While this additional funding is critical, we recognize that more must be done to ensure the program is fully funded and accountable to the communities it serves. Already, over 16,000 people have accessed Healthplanfinder seeking coverage, and this does not represent the entirety of the eligible population. Long term, additional funding will be necessary, and community-based outreach and an accountability committee are critical to ensure the program is successful.

Parental notification and rights initiative (I-2081)

In January, the Secretary of State certified six initiatives to the legislature advanced by the political committee Let’s Go Washington. The Legislature passed three of them. One was I-2081, an overly broad, confusing and unnecessary initiative that creates additional burdens and bureaucracy in school systems and erodes the trusted relationships that exist between students, their teachers, and their health care providers. The ACLU-WA followed the lead of a coalition including LGBTQIA2S+ led-organizations to develop legislative strategy around this initiative and work to protect student access to health care in schools. The Legislature’s decision to pass I-2081 rather than send it to the voters enables it to be amended with a simple majority after it takes effect.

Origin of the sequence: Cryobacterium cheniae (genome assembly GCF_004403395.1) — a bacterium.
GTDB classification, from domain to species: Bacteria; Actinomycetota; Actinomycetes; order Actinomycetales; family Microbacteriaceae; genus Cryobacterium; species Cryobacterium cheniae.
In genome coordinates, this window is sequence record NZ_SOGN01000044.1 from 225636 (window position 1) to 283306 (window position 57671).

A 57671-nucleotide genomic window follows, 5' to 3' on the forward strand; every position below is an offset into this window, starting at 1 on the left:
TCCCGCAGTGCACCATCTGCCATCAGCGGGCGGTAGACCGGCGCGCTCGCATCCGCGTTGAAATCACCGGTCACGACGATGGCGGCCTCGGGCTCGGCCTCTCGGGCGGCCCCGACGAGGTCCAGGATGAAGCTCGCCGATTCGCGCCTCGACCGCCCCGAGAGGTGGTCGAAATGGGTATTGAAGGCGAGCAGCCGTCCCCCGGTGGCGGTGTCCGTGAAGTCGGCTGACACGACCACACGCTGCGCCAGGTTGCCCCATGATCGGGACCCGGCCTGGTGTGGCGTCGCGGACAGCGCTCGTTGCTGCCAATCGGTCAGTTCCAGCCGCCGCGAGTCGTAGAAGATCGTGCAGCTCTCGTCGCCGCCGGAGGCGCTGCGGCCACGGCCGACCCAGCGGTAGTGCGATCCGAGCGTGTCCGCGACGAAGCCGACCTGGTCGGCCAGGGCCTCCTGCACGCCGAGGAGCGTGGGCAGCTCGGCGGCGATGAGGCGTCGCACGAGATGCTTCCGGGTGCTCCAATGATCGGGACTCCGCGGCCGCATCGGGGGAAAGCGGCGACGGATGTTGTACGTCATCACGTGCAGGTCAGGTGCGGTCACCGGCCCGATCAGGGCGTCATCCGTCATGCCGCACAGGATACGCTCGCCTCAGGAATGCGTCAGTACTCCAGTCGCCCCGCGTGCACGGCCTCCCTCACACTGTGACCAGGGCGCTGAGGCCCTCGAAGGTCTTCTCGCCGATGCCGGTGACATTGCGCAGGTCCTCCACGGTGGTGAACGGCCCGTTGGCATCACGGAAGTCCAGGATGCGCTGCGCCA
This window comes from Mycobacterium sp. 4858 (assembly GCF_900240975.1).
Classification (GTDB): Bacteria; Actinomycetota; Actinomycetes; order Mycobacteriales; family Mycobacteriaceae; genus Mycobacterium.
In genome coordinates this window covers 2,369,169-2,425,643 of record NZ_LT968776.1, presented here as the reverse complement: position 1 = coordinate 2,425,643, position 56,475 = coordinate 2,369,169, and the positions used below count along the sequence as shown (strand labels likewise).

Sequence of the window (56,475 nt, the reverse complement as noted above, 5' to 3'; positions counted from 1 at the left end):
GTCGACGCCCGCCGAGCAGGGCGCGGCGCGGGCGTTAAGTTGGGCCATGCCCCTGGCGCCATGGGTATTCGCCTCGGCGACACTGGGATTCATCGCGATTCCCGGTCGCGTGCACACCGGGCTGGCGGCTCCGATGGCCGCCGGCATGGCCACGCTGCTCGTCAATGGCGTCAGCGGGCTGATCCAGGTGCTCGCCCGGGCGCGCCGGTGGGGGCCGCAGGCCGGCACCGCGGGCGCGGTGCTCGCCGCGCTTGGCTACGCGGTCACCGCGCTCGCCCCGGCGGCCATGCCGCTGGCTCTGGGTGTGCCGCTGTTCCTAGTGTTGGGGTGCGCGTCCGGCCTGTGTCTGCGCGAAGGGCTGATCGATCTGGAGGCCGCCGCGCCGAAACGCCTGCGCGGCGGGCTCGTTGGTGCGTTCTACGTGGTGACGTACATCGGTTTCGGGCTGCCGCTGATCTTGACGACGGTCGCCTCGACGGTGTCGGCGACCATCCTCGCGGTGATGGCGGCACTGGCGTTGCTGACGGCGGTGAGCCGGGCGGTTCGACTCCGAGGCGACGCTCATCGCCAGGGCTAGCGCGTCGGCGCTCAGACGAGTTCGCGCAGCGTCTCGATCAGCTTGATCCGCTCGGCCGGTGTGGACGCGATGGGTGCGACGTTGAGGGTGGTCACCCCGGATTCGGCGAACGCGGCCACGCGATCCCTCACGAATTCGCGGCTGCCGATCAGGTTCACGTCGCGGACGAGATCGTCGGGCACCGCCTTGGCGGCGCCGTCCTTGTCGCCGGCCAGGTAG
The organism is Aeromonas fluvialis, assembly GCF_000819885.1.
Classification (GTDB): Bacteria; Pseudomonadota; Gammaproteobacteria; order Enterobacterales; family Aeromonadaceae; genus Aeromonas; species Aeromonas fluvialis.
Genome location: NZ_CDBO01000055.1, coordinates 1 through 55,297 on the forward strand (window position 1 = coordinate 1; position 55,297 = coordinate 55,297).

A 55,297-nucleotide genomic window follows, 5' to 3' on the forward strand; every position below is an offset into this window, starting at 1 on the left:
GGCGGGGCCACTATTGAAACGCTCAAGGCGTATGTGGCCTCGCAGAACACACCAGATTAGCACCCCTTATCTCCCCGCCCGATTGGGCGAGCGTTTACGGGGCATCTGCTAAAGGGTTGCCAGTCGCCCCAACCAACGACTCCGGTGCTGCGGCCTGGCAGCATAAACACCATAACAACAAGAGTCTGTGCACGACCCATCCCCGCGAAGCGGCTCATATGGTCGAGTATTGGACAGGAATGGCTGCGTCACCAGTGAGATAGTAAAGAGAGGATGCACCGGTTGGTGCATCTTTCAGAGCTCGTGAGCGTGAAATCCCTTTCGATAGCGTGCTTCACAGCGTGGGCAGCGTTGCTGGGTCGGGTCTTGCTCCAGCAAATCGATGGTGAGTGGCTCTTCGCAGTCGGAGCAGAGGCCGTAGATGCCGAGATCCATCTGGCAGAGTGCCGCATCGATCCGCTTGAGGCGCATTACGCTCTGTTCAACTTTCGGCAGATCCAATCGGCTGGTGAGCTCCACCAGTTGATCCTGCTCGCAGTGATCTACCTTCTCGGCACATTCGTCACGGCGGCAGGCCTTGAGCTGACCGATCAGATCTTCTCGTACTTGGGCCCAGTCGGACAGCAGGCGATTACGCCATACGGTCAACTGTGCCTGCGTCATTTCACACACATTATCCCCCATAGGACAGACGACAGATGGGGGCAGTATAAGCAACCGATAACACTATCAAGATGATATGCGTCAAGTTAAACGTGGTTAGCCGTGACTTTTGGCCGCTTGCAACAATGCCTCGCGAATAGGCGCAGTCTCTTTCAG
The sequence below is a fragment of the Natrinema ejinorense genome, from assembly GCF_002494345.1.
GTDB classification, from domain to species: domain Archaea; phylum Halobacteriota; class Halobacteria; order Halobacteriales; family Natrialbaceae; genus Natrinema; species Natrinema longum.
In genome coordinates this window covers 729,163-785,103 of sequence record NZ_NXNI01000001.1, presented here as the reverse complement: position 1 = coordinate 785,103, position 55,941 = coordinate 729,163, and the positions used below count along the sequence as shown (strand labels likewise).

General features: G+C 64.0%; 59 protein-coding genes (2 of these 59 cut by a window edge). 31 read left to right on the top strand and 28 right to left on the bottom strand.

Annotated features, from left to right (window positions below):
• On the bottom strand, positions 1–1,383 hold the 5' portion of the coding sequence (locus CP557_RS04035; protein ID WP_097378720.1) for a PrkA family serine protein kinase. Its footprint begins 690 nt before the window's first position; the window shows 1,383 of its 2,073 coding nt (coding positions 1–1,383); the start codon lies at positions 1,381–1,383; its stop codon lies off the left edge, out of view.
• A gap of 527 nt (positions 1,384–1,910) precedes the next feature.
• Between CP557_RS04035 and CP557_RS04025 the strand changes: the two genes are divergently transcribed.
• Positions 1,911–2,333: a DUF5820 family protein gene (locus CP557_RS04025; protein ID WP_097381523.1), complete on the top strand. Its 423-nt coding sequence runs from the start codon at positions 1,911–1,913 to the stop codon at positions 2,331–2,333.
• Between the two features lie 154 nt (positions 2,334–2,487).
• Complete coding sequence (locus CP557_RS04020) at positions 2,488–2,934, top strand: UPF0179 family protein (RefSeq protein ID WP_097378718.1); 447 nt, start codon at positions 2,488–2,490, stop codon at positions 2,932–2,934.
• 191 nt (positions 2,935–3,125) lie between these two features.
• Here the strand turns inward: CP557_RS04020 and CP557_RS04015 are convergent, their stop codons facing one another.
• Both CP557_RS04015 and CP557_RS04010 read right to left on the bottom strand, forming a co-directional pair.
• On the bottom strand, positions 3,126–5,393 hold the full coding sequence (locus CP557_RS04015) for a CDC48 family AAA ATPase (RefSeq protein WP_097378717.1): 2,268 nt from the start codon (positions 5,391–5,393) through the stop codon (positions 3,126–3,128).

Reducing Police Violence and Strengthening Accountability

Attorney General’s Office Civil Rights Investigations and Reform (HB 1445)

This session, the ACLU-WA, in collaboration with the Washington Coalition for Police Accountability (WCPA), which is led by families of those killed by police, continued to push for law enforcement agency accountability across the state. In cases where officers have harmed people, we want to strengthen accountability and bring systemic change to departments. Right now, there are very few ways to investigate or change these ingrained problems. The Attorney General’s Civil Rights Investigations and Reform bill strengthens the AG’s authority to address systemic violations of the Washington Constitution or laws in police departments and jails by elevating resources, solutions, and accountability.